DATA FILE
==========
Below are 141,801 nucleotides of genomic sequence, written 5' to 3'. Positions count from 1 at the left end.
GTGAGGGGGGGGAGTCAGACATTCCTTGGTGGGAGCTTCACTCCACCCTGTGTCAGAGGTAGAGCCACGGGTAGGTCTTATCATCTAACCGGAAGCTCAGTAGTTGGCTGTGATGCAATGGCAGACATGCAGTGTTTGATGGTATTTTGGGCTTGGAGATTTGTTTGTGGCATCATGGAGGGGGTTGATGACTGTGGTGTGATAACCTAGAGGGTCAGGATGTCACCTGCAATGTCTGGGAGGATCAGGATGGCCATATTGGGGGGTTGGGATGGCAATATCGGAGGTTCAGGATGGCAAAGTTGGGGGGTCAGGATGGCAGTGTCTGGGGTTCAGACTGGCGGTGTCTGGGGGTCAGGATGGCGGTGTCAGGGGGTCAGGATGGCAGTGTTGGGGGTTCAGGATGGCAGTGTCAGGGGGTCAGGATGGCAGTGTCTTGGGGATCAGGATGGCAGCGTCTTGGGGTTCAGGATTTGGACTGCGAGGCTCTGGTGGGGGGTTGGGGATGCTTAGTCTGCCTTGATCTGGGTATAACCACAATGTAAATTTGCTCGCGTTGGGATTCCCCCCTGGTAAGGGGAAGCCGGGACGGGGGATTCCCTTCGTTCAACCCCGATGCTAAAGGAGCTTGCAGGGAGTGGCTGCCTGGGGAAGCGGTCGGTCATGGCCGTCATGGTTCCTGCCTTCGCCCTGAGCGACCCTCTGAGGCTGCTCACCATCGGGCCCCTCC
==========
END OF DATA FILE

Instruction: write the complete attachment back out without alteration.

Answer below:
Below are 141,801 nucleotides of genomic sequence, written 5' to 3'. Positions count from 1 at the left end.
GTGAGGGGGGGGAGTCAGACATTCCTTGGTGGGAGCTTCACTCCACCCTGTGTCAGAGGTAGAGCCACGGGTAGGTCTTATCATCTAACCGGAAGCTCAGTAGTTGGCTGTGATGCAATGGCAGACATGCAGTGTTTGATGGTATTTTGGGCTTGGAGATTTGTTTGTGGCATCATGGAGGGGGTTGATGACTGTGGTGTGATAACCTAGAGGGTCAGGATGTCACCTGCAATGTCTGGGAGGATCAGGATGGCCATATTGGGGGGTTGGGATGGCAATATCGGAGGTTCAGGATGGCAAAGTTGGGGGGTCAGGATGGCAGTGTCTGGGGTTCAGACTGGCGGTGTCTGGGGGTCAGGATGGCGGTGTCAGGGGGTCAGGATGGCAGTGTTGGGGGTTCAGGATGGCAGTGTCAGGGGGTCAGGATGGCAGTGTCTTGGGGATCAGGATGGCAGCGTCTTGGGGTTCAGGATTTGGACTGCGAGGCTCTGGTGGGGGGTTGGGGATGCTTAGTCTGCCTTGATCTGGGTATAACCACAATGTAAATTTGCTCGCGTTGGGATTCCCCCCTGGTAAGGGGAAGCCGGGACGGGGGATTCCCTTCGTTCAACCCCGATGCTAAAGGAGCTTGCAGGGAGTGGCTGCCTGGGGAAGCGGTCGGTCATGGCCGTCATGGTTCCTGCCTTCGCCCTGAGCGACCCTCTGAGGCTGCTCACCATCGGGCCCCTCC